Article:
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Go for the Gold!

If you have been pondering over these questions for a while now, ponder no more.  This June, HealthToday speaks to the two individuals who are more than capable of answering your burning questions: Malaysia’s very own Ultraman Kannan Murugasan and rising marathon star Edan Syah!

So, read on to find out what first motivated these men to foray into the world of sports, what keeps them going as the going gets tough, what their fitness regimens comprise, what tips they have for budding athletes and more.

Go the distance

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“Results don’t come by merely dreaming about them. Dreams come true when you start working towards them.” – Edan Syah. 

American sprinter and three-time Olympic gold medalist Wilma Rudolph once said, “The potential for greatness lives within each of us.” But long before her many gold medals and world records, she was a child with polio who had to wear a brace on her left leg just so she could walk. Yet, because she had a dream and was unflinchingly determined to realise it, the Tennessee native underwent years of grueling physical therapy and successfully overcame her disabilities to become who she is today.

If there’s one lesson we can take away from Wilma’s story, it is that we should always be daring enough to push our limits and not allow circumstances to dictate our future. We can never know what we are truly capable of unless we test our boundaries. This also rings true for Malaysia’s very own rising marathon star Edan Syah.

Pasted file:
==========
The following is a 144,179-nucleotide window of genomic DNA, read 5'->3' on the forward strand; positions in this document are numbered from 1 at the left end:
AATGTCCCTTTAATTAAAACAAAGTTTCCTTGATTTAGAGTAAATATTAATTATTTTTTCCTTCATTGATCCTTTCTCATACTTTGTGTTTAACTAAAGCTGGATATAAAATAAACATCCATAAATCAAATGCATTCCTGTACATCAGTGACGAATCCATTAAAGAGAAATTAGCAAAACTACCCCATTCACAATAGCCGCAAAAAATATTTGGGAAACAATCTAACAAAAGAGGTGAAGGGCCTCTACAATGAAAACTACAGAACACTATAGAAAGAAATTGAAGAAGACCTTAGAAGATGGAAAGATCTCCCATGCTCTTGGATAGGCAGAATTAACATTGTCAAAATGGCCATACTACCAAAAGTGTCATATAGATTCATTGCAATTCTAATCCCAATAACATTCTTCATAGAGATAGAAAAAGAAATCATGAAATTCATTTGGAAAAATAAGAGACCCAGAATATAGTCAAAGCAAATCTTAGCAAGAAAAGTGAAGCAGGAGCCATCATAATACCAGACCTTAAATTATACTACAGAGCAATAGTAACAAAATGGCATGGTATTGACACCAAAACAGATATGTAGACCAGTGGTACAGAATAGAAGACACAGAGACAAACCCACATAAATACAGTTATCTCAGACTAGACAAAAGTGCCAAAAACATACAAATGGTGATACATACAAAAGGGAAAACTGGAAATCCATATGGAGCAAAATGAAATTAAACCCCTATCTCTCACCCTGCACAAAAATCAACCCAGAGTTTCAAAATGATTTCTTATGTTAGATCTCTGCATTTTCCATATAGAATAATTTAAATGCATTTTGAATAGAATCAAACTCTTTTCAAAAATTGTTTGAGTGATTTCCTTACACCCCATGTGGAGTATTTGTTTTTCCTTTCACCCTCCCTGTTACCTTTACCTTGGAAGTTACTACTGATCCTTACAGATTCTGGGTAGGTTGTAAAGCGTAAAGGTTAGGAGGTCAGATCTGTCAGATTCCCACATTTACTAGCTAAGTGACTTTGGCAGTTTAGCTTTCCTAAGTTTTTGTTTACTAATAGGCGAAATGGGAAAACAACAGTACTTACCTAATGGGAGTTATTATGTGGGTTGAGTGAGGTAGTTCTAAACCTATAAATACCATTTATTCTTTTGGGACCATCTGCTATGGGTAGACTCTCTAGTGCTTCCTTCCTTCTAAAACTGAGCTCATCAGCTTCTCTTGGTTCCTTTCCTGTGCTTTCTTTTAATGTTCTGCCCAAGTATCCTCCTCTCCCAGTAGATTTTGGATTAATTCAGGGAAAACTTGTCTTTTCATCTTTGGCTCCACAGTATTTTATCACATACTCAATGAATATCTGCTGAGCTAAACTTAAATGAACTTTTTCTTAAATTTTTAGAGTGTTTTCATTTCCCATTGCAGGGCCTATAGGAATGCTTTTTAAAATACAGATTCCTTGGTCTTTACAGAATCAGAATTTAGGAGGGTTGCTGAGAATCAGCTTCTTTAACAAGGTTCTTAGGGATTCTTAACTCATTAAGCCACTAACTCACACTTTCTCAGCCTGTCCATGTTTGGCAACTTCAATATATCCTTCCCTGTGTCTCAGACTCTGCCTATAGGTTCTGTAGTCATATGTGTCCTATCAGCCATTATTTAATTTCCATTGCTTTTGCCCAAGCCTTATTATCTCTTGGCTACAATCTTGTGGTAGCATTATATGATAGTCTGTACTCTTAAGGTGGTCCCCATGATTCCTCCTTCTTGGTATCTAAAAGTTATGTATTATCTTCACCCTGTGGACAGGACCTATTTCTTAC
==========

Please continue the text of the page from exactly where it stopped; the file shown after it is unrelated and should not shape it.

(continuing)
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Putting dreams into action

If you were to go back in time and tell Edan’s teenage self that he would one day grow up to become a marathoner (and a successful one at that), he might have laughed in disbelief. “I wasn’t into sports during my schooling days. I only picked up running in my early 20s,” he says when asked if running was something he had always been passionate about. He may be a ‘latecomer’ (or so he calls himself) but he has shown tremendous talent and improvement ever since he started marathoning.

While talent may play a role in his success, he is a firm believer in hard work. “Results don’t come by merely dreaming about them. Every dream can be realised, but only when you start working towards it. I live each day purposefully and that’s what drives me to do my best. Running has taught me discipline, consistency and the importance of routine in my life. Discipline is very crucial as I have stick to my workout routine, no matter how grueling it is,” he enthuses.

Discussing his fitness routine in detail, he says, “I train for 6 days, covering a mileage of 120 km a week. There are days when I do 2 sessions – instead of only 1 – in order to achieve the required mileage. My life pretty much revolves around my training sessions. As for food, I eat well so I can train well. We are what we eat, after all. But when I’m not training for competitions, I eat almost everything!”

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For the love of running

You may wonder, ‘Why running of all things?’ Edan explains, “I chose running because it is an individual sport where you compete with no one else but yourself. I’ve always desired to challenge myself to see just how far I can go. I’m thrilled to say that my hard work has paid off. I currently hold the fastest full marathon record in Malaysia!”